Examination of the link between parental racial socialization messages and racial ideology among black college students

Simone C. Barr, Helen A. Neville

Research output: Contribution to journalArticlepeer-review


The relations between racial socialization and color-blind racial beliefs (i.e., the denial, distortion, or minimization of racism) among 153 Black American college students, including 34 college student-parent dyads, were examined. Findings from open-ended data indicate that participants identified receiving both protective (i.e., messages about the presence of racism) and proactive (i.e., messages focusing on individual and group strengths) racial socialization messages that were previously identified in the literature (e.g., racial pride, racial barriers, and promotion of mistrust), and three new types of racial socialization messages emerged from the data (egalitarian status, egalitarian treatment, and counter stereotypes). Parents'racial color-blindness was related to providing fewer messages about racial mistrust. In addition, parents' adoption of color-blind racial beliefs was negatively related to their report of providing protective racial socialization. Also, students' racial socialization experiences while growing up were related to their color-blind racial beliefs. Greater minimization of racism (i.e., racial color-blindness) was related to reports of receiving fewer messages protecting against racism and racial barriers youth may face in the future. Implications and future directions are discussed.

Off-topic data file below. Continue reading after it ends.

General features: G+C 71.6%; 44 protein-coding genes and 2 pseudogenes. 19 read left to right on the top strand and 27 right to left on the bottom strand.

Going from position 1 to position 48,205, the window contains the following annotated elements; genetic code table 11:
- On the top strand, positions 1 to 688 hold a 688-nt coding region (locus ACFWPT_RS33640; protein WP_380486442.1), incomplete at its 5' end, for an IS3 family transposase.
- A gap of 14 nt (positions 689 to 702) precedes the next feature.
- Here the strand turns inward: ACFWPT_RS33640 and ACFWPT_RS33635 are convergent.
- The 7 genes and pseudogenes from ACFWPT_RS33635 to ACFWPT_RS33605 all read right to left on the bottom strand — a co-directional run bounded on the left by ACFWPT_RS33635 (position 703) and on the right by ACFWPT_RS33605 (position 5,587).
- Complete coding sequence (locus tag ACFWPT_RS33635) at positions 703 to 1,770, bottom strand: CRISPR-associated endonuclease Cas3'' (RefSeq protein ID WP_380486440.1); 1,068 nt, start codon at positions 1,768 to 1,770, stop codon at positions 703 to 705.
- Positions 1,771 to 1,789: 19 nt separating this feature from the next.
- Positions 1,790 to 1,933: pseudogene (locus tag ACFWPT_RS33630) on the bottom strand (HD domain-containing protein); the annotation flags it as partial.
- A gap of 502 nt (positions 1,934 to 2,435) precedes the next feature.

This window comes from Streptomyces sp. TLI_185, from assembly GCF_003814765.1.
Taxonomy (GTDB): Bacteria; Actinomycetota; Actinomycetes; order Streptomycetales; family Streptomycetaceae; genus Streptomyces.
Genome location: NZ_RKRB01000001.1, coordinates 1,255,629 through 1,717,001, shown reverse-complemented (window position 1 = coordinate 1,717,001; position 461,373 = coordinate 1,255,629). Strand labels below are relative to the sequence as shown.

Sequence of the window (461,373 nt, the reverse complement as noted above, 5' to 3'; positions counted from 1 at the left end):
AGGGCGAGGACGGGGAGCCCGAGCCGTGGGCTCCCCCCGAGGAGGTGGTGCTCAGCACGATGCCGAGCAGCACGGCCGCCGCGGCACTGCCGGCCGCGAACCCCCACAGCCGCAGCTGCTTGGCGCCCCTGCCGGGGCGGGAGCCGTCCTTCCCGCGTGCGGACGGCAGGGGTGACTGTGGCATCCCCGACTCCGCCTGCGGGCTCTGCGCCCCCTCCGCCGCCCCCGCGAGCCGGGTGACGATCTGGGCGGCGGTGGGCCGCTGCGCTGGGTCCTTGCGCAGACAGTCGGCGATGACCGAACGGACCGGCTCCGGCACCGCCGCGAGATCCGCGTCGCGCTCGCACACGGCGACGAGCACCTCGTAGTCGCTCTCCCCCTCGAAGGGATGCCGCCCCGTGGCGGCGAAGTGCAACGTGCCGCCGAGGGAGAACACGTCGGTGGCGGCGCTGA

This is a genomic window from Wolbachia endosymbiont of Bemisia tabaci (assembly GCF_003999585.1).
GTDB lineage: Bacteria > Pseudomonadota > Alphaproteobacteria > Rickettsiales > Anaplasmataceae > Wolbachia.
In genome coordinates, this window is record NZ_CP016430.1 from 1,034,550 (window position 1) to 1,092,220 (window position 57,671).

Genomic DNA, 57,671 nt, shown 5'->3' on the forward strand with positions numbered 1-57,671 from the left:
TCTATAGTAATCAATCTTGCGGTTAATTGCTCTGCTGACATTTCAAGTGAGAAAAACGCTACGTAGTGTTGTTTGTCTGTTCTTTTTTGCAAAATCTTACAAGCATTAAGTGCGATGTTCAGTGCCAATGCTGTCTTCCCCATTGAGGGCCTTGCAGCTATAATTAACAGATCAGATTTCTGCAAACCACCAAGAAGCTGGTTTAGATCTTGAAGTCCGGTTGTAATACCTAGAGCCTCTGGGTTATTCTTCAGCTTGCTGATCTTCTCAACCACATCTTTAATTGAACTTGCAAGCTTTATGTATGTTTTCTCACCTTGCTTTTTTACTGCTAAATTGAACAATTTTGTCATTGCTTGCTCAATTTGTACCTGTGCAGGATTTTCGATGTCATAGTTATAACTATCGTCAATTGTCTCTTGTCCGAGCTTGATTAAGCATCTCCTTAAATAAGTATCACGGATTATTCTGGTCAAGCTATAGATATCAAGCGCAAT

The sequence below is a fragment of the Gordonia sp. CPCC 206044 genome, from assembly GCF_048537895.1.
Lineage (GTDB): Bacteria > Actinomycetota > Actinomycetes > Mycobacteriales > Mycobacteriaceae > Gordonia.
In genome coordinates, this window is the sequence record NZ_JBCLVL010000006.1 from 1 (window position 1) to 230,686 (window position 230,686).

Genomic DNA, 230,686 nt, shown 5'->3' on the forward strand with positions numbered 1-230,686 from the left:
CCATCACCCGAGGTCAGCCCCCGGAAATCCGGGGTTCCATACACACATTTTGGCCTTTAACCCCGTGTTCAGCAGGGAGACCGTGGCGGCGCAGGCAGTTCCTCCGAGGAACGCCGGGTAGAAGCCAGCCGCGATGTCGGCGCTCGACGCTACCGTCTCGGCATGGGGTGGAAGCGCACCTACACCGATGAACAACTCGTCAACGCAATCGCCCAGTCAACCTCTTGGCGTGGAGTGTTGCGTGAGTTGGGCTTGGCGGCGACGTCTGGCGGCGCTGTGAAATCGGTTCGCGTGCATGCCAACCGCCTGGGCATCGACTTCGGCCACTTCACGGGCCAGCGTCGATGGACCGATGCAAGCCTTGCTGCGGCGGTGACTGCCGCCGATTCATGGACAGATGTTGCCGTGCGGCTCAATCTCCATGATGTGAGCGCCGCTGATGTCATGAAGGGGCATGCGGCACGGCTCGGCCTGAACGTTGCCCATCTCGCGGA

Original languageEnglish (US)
Pages (from-to)131-155
Number of pages25
JournalJournal of Black Psychology
Issue number2
StatePublished - May 2008


  • African American
  • Color-blind racial ideology
  • Racial socialization

ASJC Scopus subject areas

  • Communication


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